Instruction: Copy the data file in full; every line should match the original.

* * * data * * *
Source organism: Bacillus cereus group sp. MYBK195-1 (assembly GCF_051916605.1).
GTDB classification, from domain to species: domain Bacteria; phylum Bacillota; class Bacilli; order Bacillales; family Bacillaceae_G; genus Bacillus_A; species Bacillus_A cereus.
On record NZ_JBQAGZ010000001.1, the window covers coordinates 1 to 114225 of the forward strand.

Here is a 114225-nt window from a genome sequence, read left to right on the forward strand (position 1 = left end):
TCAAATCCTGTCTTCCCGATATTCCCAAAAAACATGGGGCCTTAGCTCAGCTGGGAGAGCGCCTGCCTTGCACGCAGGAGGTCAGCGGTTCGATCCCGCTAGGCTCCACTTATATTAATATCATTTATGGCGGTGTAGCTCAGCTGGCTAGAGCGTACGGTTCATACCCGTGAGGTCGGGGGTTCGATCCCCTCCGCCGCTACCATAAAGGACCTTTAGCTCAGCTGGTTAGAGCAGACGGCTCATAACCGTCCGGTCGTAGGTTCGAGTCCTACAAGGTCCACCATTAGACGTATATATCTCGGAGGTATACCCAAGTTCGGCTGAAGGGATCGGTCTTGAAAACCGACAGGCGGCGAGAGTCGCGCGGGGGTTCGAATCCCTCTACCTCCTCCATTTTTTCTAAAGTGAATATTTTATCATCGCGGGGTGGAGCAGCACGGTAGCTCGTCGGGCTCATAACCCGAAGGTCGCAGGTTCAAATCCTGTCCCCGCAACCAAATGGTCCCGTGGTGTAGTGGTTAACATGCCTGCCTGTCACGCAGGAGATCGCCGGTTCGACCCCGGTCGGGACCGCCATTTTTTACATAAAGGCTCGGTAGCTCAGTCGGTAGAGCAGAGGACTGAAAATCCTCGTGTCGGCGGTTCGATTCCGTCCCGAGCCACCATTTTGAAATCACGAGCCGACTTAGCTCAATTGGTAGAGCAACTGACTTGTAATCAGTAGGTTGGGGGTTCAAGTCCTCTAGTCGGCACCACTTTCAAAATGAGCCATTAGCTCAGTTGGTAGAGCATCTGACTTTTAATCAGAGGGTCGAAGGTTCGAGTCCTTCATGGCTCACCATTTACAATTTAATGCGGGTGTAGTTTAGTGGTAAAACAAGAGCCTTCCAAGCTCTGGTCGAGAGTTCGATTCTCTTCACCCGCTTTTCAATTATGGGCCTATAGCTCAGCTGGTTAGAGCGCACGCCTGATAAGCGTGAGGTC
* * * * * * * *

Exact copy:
Source organism: Bacillus cereus group sp. MYBK195-1 (assembly GCF_051916605.1).
GTDB classification, from domain to species: domain Bacteria; phylum Bacillota; class Bacilli; order Bacillales; family Bacillaceae_G; genus Bacillus_A; species Bacillus_A cereus.
On record NZ_JBQAGZ010000001.1, the window covers coordinates 1 to 114225 of the forward strand.

Here is a 114225-nt window from a genome sequence, read left to right on the forward strand (position 1 = left end):
TCAAATCCTGTCTTCCCGATATTCCCAAAAAACATGGGGCCTTAGCTCAGCTGGGAGAGCGCCTGCCTTGCACGCAGGAGGTCAGCGGTTCGATCCCGCTAGGCTCCACTTATATTAATATCATTTATGGCGGTGTAGCTCAGCTGGCTAGAGCGTACGGTTCATACCCGTGAGGTCGGGGGTTCGATCCCCTCCGCCGCTACCATAAAGGACCTTTAGCTCAGCTGGTTAGAGCAGACGGCTCATAACCGTCCGGTCGTAGGTTCGAGTCCTACAAGGTCCACCATTAGACGTATATATCTCGGAGGTATACCCAAGTTCGGCTGAAGGGATCGGTCTTGAAAACCGACAGGCGGCGAGAGTCGCGCGGGGGTTCGAATCCCTCTACCTCCTCCATTTTTTCTAAAGTGAATATTTTATCATCGCGGGGTGGAGCAGCACGGTAGCTCGTCGGGCTCATAACCCGAAGGTCGCAGGTTCAAATCCTGTCCCCGCAACCAAATGGTCCCGTGGTGTAGTGGTTAACATGCCTGCCTGTCACGCAGGAGATCGCCGGTTCGACCCCGGTCGGGACCGCCATTTTTTACATAAAGGCTCGGTAGCTCAGTCGGTAGAGCAGAGGACTGAAAATCCTCGTGTCGGCGGTTCGATTCCGTCCCGAGCCACCATTTTGAAATCACGAGCCGACTTAGCTCAATTGGTAGAGCAACTGACTTGTAATCAGTAGGTTGGGGGTTCAAGTCCTCTAGTCGGCACCACTTTCAAAATGAGCCATTAGCTCAGTTGGTAGAGCATCTGACTTTTAATCAGAGGGTCGAAGGTTCGAGTCCTTCATGGCTCACCATTTACAATTTAATGCGGGTGTAGTTTAGTGGTAAAACAAGAGCCTTCCAAGCTCTGGTCGAGAGTTCGATTCTCTTCACCCGCTTTTCAATTATGGGCCTATAGCTCAGCTGGTTAGAGCGCACGCCTGATAAGCGTGAGGTC